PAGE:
Arthritis Today

Adequate Rehab After ACL Repair Cuts OA Risk

Restoring full range of motion to the knee is key to reducing the risk of osteoarthritis.


Those who have surgery to repair a torn anterior cruciate ligament, or ACL, may be able to stave off knee osteoarthritis by restoring full range of motion to the joint, according to a study published in 2011 in  The American Journal of Sports Medicine

The ACL is the knee ligament that connects bones in the thigh and shin and helps the knee stay stable. Doctors have long known that certain knee injuries, such as an ACL tear, can predispose an individual to getting knee osteoarthritis, or OA. One study, published in in 2005 in the journal Arthritis & Rheumatism found that nearly one in four knee OA patients once had an ACL tear.

ACL tears are treated by reconstructive surgery and rehabilitation, or sometimes by rehabilitation alone. The study suggests rehab should not be stopped before full range of motion is restored to the joint.

“Many times [after ACL surgery and rehabilitation], people don’t have full range of motion in their knees, but they’re stable and doctors say, ‘That’s OK.’ But 10 years later, some of those people have arthritis damage,” says orthopedic surgeon K. Donald Shelbourne, MD, who conducted the study at his clinic, the Shelbourne Knee Center in Indianapolis.

Dr. Shelbourne’s study followed 780 patients for a minimum of five years after ACL reconstruction. He and his research team used X-rays and range-of-motion tests to evaluate the patients at regular intervals. They found that 71 percent of the patients with normal range of motion also had normal X-rays at the end of the study period, showing no evidence of arthritis in their knee. By contrast, only 55 percent of patients with reduced range of motion had X-rays that showed no evidence of OA.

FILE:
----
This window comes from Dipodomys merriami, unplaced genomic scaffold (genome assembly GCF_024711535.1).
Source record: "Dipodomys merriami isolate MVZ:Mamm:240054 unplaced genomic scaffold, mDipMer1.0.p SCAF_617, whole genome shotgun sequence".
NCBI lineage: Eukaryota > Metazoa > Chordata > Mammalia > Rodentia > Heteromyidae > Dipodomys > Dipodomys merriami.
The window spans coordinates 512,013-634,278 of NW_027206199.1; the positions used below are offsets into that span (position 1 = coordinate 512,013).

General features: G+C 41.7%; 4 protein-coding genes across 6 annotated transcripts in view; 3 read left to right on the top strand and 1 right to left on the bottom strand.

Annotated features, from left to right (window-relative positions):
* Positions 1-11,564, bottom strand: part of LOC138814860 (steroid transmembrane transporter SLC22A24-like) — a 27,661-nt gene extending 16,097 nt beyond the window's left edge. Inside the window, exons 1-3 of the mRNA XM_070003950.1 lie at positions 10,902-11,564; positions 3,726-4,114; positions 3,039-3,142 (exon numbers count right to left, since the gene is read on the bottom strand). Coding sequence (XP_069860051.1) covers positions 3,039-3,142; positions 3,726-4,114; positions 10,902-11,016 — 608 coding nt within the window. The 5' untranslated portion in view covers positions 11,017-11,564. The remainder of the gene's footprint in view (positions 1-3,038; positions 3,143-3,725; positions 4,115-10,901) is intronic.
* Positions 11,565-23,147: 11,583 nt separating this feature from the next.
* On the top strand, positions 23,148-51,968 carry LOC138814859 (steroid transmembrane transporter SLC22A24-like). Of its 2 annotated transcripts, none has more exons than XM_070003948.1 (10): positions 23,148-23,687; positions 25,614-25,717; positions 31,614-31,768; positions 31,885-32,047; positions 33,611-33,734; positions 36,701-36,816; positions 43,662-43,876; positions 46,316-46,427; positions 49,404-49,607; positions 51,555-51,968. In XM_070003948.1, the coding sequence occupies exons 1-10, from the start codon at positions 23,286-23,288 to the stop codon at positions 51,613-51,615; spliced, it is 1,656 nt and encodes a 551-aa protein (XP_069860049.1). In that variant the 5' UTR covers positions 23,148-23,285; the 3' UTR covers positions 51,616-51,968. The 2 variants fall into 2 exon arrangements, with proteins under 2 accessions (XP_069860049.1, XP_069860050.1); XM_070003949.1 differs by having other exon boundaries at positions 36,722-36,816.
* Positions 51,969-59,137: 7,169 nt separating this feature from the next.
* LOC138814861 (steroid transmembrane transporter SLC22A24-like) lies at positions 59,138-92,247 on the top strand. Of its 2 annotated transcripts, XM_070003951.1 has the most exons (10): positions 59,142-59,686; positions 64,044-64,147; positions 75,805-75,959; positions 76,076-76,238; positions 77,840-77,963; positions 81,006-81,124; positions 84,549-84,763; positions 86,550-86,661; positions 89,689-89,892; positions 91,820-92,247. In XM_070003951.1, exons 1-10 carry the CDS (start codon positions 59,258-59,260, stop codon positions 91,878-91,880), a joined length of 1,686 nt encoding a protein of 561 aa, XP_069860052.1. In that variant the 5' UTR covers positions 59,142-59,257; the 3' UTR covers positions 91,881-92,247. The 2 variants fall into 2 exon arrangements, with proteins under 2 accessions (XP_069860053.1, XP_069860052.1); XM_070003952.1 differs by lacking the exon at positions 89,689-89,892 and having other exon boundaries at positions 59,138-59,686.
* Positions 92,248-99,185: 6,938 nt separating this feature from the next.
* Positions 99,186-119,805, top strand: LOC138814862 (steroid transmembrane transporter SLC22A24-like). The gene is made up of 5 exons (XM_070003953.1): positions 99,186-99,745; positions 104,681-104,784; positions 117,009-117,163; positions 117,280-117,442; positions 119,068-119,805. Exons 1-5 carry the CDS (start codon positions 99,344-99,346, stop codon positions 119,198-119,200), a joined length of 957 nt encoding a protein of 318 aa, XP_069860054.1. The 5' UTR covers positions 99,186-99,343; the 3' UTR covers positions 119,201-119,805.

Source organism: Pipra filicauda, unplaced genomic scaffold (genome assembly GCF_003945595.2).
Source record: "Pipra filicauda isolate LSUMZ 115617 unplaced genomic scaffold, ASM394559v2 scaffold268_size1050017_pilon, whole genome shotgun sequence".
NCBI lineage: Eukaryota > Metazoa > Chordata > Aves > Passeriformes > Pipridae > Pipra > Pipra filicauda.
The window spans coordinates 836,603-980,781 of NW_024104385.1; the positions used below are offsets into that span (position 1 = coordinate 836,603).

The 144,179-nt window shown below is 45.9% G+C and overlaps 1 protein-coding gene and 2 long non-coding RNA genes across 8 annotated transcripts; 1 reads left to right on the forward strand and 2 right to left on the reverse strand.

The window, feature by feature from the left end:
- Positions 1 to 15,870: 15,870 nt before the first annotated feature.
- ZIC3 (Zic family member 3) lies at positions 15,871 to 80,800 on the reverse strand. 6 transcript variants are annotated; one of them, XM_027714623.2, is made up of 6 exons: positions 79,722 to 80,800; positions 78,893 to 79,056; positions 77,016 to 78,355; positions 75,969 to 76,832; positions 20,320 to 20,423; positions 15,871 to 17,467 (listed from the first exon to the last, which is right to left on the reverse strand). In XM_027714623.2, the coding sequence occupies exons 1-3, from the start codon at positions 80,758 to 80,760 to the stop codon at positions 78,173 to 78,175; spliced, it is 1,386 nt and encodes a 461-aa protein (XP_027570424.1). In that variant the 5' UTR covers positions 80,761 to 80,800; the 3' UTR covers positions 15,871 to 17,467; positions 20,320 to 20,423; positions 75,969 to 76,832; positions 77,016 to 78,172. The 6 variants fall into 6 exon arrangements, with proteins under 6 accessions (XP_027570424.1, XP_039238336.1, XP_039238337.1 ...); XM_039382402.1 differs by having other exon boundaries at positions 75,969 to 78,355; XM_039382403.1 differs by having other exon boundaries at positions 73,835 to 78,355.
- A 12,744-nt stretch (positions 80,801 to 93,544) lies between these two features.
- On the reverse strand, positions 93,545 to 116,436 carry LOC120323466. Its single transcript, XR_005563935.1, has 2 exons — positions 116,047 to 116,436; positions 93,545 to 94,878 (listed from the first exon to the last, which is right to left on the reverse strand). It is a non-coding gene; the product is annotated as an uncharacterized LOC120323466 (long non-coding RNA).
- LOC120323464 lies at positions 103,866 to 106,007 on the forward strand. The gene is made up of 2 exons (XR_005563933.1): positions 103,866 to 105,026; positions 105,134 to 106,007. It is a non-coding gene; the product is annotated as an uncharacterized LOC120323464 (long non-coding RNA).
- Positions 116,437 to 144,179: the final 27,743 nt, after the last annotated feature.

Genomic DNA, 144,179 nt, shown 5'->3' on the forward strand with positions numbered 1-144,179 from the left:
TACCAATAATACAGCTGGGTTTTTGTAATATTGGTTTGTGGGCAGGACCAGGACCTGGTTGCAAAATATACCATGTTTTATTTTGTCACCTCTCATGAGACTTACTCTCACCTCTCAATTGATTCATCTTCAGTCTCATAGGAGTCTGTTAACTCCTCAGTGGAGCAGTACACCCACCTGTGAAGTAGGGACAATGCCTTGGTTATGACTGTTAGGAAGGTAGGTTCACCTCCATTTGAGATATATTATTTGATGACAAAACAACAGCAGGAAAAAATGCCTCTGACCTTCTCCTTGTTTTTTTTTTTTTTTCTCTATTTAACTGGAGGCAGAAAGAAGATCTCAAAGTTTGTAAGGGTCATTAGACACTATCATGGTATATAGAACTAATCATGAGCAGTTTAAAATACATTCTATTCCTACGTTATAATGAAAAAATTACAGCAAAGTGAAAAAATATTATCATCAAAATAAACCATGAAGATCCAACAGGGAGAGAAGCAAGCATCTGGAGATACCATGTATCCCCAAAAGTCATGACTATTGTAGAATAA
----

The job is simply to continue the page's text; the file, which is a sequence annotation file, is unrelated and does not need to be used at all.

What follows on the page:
“People who had normal motion had much better X-rays [without indications of arthritis] than people who didn’t have normal motion,” explains Dr. Shelbourne.

So, does early arthritis stop range of motion or does maintaining range of motion help prevent arthritis? Dr. Shelbourne says it could be a little bit of both. He says the message for patients is: Stick with rehab following ACL surgery until you have equal range of motion in both knees.

Jonathan Chang, MD, a clinical associate professor of orthopaedics and sports medicine at the University of Southern California in Alhambra, finds the new research promising and hopes further studies will continue to build on it.

“One of the devastating complications of having an ACL tear is getting early arthritis. To date, we have not been able to accurately identify who is at risk. That’s why this is important. It’s another piece of the puzzle to help us figure out who is at risk,” Dr. Chang says.

But he also says that while sports doctors are excited to see this data indicating the benefits of extended rehabilitation, it may be a challenge for patients to get insurance companies to cover it. “While doctors might be able to identify that [patients] need more rehabilitation because they haven’t achieved the goals, oftentimes insurance companies will cut them off,” Dr. Chang explains.